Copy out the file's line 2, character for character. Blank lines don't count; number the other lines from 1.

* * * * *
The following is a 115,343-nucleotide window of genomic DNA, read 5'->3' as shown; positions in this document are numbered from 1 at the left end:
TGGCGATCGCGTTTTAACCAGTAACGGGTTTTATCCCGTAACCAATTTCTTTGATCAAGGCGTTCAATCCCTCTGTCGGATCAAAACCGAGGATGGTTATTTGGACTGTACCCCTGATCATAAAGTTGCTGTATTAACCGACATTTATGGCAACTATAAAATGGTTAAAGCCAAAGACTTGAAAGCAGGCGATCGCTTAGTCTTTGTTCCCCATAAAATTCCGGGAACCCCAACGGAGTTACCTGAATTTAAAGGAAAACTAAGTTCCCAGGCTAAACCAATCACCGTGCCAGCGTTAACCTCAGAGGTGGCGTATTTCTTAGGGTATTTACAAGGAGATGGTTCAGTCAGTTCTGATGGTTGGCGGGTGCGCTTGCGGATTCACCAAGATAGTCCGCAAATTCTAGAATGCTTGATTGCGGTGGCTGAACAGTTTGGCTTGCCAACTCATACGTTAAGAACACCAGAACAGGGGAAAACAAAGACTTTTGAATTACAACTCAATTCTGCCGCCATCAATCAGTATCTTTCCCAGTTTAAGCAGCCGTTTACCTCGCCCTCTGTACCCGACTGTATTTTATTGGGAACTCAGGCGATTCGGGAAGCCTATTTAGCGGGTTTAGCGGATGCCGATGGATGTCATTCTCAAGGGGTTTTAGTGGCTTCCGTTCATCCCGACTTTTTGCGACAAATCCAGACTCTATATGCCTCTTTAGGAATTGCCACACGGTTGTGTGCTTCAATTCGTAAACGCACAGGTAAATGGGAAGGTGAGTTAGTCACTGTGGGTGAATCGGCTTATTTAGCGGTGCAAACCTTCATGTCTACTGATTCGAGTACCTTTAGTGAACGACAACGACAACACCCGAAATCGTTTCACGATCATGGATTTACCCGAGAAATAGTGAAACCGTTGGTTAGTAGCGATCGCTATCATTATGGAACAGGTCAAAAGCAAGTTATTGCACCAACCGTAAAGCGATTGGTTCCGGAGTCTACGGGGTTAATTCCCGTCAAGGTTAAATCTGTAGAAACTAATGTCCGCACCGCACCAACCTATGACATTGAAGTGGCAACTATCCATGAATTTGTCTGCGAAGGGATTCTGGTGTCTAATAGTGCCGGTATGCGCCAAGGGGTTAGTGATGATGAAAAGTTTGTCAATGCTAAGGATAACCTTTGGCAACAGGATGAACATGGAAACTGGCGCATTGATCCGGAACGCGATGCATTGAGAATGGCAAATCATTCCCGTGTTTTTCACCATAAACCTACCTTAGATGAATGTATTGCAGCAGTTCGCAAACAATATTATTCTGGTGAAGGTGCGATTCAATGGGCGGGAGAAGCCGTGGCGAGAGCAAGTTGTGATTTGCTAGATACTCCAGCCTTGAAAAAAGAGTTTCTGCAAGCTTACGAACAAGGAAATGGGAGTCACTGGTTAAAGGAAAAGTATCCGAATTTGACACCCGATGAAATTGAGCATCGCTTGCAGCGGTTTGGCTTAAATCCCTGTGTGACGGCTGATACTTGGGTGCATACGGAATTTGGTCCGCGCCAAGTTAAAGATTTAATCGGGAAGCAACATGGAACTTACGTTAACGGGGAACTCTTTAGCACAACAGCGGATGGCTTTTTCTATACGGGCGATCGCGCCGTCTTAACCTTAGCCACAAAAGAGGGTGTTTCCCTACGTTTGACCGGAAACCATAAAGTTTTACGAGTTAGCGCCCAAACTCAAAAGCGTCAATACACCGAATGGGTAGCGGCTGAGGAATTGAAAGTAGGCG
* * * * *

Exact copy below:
TGGCGATCGCGTTTTAACCAGTAACGGGTTTTATCCCGTAACCAATTTCTTTGATCAAGGCGTTCAATCCCTCTGTCGGATCAAAACCGAGGATGGTTATTTGGACTGTACCCCTGATCATAAAGTTGCTGTATTAACCGACATTTATGGCAACTATAAAATGGTTAAAGCCAAAGACTTGAAAGCAGGCGATCGCTTAGTCTTTGTTCCCCATAAAATTCCGGGAACCCCAACGGAGTTACCTGAATTTAAAGGAAAACTAAGTTCCCAGGCTAAACCAATCACCGTGCCAGCGTTAACCTCAGAGGTGGCGTATTTCTTAGGGTATTTACAAGGAGATGGTTCAGTCAGTTCTGATGGTTGGCGGGTGCGCTTGCGGATTCACCAAGATAGTCCGCAAATTCTAGAATGCTTGATTGCGGTGGCTGAACAGTTTGGCTTGCCAACTCATACGTTAAGAACACCAGAACAGGGGAAAACAAAGACTTTTGAATTACAACTCAATTCTGCCGCCATCAATCAGTATCTTTCCCAGTTTAAGCAGCCGTTTACCTCGCCCTCTGTACCCGACTGTATTTTATTGGGAACTCAGGCGATTCGGGAAGCCTATTTAGCGGGTTTAGCGGATGCCGATGGATGTCATTCTCAAGGGGTTTTAGTGGCTTCCGTTCATCCCGACTTTTTGCGACAAATCCAGACTCTATATGCCTCTTTAGGAATTGCCACACGGTTGTGTGCTTCAATTCGTAAACGCACAGGTAAATGGGAAGGTGAGTTAGTCACTGTGGGTGAATCGGCTTATTTAGCGGTGCAAACCTTCATGTCTACTGATTCGAGTACCTTTAGTGAACGACAACGACAACACCCGAAATCGTTTCACGATCATGGATTTACCCGAGAAATAGTGAAACCGTTGGTTAGTAGCGATCGCTATCATTATGGAACAGGTCAAAAGCAAGTTATTGCACCAACCGTAAAGCGATTGGTTCCGGAGTCTACGGGGTTAATTCCCGTCAAGGTTAAATCTGTAGAAACTAATGTCCGCACCGCACCAACCTATGACATTGAAGTGGCAACTATCCATGAATTTGTCTGCGAAGGGATTCTGGTGTCTAATAGTGCCGGTATGCGCCAAGGGGTTAGTGATGATGAAAAGTTTGTCAATGCTAAGGATAACCTTTGGCAACAGGATGAACATGGAAACTGGCGCATTGATCCGGAACGCGATGCATTGAGAATGGCAAATCATTCCCGTGTTTTTCACCATAAACCTACCTTAGATGAATGTATTGCAGCAGTTCGCAAACAATATTATTCTGGTGAAGGTGCGATTCAATGGGCGGGAGAAGCCGTGGCGAGAGCAAGTTGTGATTTGCTAGATACTCCAGCCTTGAAAAAAGAGTTTCTGCAAGCTTACGAACAAGGAAATGGGAGTCACTGGTTAAAGGAAAAGTATCCGAATTTGACACCCGATGAAATTGAGCATCGCTTGCAGCGGTTTGGCTTAAATCCCTGTGTGACGGCTGATACTTGGGTGCATACGGAATTTGGTCCGCGCCAAGTTAAAGATTTAATCGGGAAGCAACATGGAACTTACGTTAACGGGGAACTCTTTAGCACAACAGCGGATGGCTTTTTCTATACGGGCGATCGCGCCGTCTTAACCTTAGCCACAAAAGAGGGTGTTTCCCTACGTTTGACCGGAAACCATAAAGTTTTACGAGTTAGCGCCCAAACTCAAAAGCGTCAATACACCGAATGGGTAGCGGCTGAGGAATTGAAAGTAGGCG